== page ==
Populations of Escherichia coli initiated with a single clone and maintained for long periods in glucose-limited continuous culture, become polymorphic. In one population, three clones were isolated and by means of reconstruction experiments were shown to be maintained in stable polymorphism, although they exhibited substantial differences in maximum specific growth rates and in glucose uptake kinetics. Analysis of these three clones revealed that their stable coexistence could be explained by differential patterns of the secretion and uptake of two alternative metabolites acetate and glycerol. Regulatory (constitutive and null) mutations in acetyl-coenzyme A synthetase accounted for different patterns of acetate secretion and uptake seen. Altered patterns in glycerol uptake are most likely explained by mutations which result in quantitative differences in the induction of the glycerol regulon and/or structural changes in glycerol kinase that reduce allosteric inhibition by effector molecules associated with glycolysis. The evolution of resource partitioning, and consequent polymorphisms which arise may illustrate incipient processes of speciation in asexual organisms.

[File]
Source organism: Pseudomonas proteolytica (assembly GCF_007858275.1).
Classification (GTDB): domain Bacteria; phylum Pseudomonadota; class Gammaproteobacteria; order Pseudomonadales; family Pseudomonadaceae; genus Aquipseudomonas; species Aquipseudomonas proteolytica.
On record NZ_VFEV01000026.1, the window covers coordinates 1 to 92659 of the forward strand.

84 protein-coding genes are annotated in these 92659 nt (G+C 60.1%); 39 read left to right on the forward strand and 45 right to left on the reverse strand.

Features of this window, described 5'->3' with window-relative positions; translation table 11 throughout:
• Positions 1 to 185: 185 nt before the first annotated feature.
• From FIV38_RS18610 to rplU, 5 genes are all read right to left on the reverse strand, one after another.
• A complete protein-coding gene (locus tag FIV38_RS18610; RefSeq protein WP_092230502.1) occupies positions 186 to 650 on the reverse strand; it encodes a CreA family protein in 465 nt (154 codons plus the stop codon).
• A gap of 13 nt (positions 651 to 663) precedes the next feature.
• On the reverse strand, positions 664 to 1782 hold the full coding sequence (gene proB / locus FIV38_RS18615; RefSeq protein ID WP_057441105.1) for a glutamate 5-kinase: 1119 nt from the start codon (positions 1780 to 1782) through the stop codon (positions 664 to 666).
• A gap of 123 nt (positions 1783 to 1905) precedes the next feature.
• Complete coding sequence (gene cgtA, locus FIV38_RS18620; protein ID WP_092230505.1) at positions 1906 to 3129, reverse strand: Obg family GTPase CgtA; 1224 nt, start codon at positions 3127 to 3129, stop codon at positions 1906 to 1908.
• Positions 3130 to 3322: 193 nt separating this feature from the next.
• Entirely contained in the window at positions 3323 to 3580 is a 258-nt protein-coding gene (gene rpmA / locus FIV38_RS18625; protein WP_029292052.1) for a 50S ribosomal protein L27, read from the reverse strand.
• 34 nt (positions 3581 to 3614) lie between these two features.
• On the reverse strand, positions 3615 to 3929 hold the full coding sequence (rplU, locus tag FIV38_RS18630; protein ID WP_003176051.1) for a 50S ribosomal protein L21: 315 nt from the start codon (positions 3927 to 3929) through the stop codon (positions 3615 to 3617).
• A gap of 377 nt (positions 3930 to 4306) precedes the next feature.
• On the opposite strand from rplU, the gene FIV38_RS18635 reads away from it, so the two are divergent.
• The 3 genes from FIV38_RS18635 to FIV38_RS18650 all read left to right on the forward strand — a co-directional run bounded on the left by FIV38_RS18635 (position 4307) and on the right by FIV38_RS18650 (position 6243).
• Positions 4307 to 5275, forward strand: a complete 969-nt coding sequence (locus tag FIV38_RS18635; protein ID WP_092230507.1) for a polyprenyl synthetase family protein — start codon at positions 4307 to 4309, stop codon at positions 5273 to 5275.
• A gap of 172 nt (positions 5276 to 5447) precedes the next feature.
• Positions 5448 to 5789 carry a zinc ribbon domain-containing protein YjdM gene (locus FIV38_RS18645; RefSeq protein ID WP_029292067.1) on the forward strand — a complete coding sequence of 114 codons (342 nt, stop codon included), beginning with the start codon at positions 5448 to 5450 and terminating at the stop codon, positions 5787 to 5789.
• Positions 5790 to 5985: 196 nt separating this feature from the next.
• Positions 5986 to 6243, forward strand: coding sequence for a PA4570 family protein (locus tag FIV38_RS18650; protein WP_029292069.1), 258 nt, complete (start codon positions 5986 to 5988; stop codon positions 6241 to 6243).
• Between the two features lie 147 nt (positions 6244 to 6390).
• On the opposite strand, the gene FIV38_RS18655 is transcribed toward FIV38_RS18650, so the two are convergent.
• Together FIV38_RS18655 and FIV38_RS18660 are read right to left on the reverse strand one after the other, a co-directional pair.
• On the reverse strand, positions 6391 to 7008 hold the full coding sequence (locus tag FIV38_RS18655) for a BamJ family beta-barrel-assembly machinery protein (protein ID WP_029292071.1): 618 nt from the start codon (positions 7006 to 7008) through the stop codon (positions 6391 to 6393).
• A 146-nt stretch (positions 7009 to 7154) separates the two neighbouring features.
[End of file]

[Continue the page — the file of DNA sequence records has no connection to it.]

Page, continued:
|Original language||English (US)|
|Number of pages||15|
|State||Published - 1994|
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